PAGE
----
Sunday, December 31, 2017

Putin Campaign Will One of Glittering Generalities Without Many Specifics, Shelin Says

Paul Goble

            Staunton, December 28 – Vladimir Putin has been in office so long that he faces real constraints in designing a campaign for his next re-election, Sergey Shelin says. Talking too much about his plans will prompt questions about what he has and has not done; failure to say something in that regard will raise other questions about what he really plans for the future.

            Putin’s solution, the Rosbalt commentator says, is almost certain to be a combination of much talk about glittering generalities like Russia’s rank in the world that most Russians don’t have a way of measuring in their daily lives whatever is occurring and silence about specific issues that they can see around them (

            The Russian people are not ready to rise up in battle for Putin or anyone else. Its members are “tired of living in a besieged fortress, and [Putin] won’t want to remind them too often” that that is where is policies have left them and their country. “At the very least,” Shelin continues, he and those around him will try not to remind people of that.

            That in turn means, he says, that Putin isn’t going to advertise the government’s increasing military spending. Rather, regardless of what he may be doing behind the scenes, the Kremlin leader is going to adopt a tone that will strike Russians as calm and considered and “even humane.”  One could almost say “liberal” if that weren’t excluded by Russian realities.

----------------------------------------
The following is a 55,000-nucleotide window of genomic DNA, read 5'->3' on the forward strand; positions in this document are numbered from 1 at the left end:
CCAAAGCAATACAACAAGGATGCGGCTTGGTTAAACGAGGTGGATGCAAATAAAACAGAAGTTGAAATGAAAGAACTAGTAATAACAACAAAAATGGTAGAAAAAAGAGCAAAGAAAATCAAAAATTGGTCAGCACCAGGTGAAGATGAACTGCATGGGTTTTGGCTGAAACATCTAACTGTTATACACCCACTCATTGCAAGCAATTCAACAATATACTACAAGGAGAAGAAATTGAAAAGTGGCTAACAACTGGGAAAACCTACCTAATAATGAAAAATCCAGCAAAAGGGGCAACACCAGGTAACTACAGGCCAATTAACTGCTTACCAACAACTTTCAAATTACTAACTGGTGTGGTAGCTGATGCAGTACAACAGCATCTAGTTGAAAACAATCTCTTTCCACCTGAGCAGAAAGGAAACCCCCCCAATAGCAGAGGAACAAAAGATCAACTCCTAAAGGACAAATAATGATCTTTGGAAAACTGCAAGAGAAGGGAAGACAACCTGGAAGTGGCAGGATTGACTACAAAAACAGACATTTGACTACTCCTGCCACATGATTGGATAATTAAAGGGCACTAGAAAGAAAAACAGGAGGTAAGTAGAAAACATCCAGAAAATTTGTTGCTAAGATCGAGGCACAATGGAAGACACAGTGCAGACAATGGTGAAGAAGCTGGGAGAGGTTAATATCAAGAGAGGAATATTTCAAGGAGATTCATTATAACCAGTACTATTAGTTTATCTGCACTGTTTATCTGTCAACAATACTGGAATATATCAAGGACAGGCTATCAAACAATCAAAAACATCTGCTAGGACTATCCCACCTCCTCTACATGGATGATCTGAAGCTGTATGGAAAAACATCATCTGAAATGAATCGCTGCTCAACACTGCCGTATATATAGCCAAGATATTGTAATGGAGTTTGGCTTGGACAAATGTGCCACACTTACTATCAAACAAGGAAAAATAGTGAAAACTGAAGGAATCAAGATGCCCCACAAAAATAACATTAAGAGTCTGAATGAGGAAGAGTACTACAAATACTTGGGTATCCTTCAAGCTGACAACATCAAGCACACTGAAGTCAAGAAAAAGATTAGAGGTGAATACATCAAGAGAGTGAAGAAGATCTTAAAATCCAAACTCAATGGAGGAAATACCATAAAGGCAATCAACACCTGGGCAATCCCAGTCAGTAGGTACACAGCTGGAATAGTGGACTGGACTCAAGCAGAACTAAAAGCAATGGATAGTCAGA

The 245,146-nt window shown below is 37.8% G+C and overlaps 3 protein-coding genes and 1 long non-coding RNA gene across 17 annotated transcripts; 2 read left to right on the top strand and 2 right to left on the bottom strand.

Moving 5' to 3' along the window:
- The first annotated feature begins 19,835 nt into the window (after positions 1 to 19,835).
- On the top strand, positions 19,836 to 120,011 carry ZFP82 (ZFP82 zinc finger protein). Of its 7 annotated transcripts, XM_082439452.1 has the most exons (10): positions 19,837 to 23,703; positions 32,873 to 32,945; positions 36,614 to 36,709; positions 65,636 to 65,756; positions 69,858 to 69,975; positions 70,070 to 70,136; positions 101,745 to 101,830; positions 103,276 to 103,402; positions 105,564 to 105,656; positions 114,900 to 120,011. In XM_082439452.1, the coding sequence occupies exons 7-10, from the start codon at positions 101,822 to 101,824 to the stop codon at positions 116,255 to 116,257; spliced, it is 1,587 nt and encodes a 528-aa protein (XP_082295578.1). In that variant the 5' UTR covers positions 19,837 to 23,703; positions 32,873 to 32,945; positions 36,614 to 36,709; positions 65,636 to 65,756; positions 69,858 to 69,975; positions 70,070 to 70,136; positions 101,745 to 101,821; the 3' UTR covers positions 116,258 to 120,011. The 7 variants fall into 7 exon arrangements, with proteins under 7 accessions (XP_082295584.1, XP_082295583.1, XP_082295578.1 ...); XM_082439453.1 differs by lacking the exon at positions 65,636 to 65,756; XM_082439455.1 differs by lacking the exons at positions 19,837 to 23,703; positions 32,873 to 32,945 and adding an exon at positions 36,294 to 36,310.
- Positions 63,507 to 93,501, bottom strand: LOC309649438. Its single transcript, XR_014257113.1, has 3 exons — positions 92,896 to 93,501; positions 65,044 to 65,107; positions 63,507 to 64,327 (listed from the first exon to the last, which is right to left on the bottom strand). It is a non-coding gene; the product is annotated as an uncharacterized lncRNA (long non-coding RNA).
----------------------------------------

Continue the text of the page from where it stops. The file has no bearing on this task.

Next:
Putin, Shelin argues, will avoid making specific proposals – that is for “novices,” he says – but instead will talk in generalities and indicate his willingness to consider and take under advisement even the most radical of ideas. Promises made in this way are cost free because no one will remember when they aren’t filled. More specific promises won’t be forgotten.

            Consequently, when Putin in the campaign talks about transportation costs, housing or pensions, he will do so without offering any specific numbers. Doing otherwise will open the way for criticism by his opponents and for grumbling nor and/or in the future by the Russian population.

            It is possible, of course, Shelin allows, that Putin will issue a program with a list of points, “even though the people aren’t asking for it.” But even if he does, everyone including Putin will forget it after March 18, and “everything will go on as it has.” Putin is right to think the first half of this equation. He almost certainly is wrong about the second.

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